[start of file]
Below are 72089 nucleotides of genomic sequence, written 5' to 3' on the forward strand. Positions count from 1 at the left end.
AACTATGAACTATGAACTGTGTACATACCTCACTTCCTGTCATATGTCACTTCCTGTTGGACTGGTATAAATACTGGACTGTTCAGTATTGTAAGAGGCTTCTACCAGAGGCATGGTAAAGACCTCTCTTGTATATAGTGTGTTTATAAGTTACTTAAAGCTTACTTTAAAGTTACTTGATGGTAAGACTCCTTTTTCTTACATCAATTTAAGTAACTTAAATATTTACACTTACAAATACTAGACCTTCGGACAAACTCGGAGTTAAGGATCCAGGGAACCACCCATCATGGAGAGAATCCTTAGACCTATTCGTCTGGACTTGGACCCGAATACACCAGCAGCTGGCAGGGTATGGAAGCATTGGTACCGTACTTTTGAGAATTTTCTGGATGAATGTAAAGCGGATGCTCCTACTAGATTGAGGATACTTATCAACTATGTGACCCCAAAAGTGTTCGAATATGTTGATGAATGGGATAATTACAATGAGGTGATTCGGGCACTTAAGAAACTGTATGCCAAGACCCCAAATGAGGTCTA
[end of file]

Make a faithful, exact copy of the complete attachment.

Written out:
Below are 72089 nucleotides of genomic sequence, written 5' to 3' on the forward strand. Positions count from 1 at the left end.
AACTATGAACTATGAACTGTGTACATACCTCACTTCCTGTCATATGTCACTTCCTGTTGGACTGGTATAAATACTGGACTGTTCAGTATTGTAAGAGGCTTCTACCAGAGGCATGGTAAAGACCTCTCTTGTATATAGTGTGTTTATAAGTTACTTAAAGCTTACTTTAAAGTTACTTGATGGTAAGACTCCTTTTTCTTACATCAATTTAAGTAACTTAAATATTTACACTTACAAATACTAGACCTTCGGACAAACTCGGAGTTAAGGATCCAGGGAACCACCCATCATGGAGAGAATCCTTAGACCTATTCGTCTGGACTTGGACCCGAATACACCAGCAGCTGGCAGGGTATGGAAGCATTGGTACCGTACTTTTGAGAATTTTCTGGATGAATGTAAAGCGGATGCTCCTACTAGATTGAGGATACTTATCAACTATGTGACCCCAAAAGTGTTCGAATATGTTGATGAATGGGATAATTACAATGAGGTGATTCGGGCACTTAAGAAACTGTATGCCAAGACCCCAAATGAGGTCTA